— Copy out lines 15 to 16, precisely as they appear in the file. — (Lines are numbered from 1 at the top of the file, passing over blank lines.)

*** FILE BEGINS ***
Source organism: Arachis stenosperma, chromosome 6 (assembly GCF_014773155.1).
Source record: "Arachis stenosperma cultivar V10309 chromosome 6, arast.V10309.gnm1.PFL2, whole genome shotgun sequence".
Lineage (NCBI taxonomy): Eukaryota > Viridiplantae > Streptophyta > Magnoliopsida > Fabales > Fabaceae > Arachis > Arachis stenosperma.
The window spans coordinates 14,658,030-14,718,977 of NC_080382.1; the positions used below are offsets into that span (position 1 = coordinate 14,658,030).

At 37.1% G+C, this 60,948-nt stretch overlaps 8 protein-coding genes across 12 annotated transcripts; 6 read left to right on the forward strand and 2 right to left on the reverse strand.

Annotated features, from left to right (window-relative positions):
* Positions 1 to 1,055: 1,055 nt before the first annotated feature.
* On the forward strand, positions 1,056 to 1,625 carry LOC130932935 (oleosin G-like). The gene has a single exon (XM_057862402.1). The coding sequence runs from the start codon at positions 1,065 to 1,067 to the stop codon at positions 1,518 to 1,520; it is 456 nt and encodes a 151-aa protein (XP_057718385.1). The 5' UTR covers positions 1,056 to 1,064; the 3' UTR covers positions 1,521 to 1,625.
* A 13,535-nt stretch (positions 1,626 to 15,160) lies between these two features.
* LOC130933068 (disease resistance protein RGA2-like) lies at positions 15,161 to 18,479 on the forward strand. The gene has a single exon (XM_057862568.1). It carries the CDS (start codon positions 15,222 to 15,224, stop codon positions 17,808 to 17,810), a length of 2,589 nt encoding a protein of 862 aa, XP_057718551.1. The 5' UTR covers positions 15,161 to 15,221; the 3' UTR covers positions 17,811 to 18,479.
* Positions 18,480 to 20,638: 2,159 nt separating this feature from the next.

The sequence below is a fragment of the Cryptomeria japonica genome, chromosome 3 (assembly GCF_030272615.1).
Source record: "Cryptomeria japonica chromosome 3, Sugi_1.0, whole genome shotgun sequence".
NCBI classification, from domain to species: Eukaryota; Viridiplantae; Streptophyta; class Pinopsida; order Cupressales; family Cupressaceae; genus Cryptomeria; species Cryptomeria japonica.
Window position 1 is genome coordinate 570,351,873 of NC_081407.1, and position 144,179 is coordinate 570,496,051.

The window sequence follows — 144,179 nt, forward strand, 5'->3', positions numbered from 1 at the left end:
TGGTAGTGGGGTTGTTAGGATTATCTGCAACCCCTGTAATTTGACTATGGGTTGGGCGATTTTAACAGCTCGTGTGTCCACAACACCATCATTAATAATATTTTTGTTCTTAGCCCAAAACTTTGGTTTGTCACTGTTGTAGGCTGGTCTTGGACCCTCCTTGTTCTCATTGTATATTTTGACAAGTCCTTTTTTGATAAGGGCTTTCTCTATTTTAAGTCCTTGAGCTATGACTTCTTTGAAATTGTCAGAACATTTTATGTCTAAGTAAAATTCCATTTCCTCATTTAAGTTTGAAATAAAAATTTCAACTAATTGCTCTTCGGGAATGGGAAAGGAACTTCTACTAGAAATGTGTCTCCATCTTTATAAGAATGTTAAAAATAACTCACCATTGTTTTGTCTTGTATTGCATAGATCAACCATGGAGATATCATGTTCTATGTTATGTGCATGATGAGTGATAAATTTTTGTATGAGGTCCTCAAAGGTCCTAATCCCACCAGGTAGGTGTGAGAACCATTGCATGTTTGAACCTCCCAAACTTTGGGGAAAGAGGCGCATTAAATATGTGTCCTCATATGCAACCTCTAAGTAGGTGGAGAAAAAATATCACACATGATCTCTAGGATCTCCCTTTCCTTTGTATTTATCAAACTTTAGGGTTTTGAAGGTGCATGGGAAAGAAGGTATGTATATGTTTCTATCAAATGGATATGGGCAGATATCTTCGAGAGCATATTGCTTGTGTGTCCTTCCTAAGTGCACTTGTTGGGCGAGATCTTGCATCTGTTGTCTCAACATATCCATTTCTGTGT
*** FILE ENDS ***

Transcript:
Window position 1 is genome coordinate 570,351,873 of NC_081407.1, and position 144,179 is coordinate 570,496,051.

The window sequence follows — 144,179 nt, forward strand, 5'->3', positions numbered from 1 at the left end: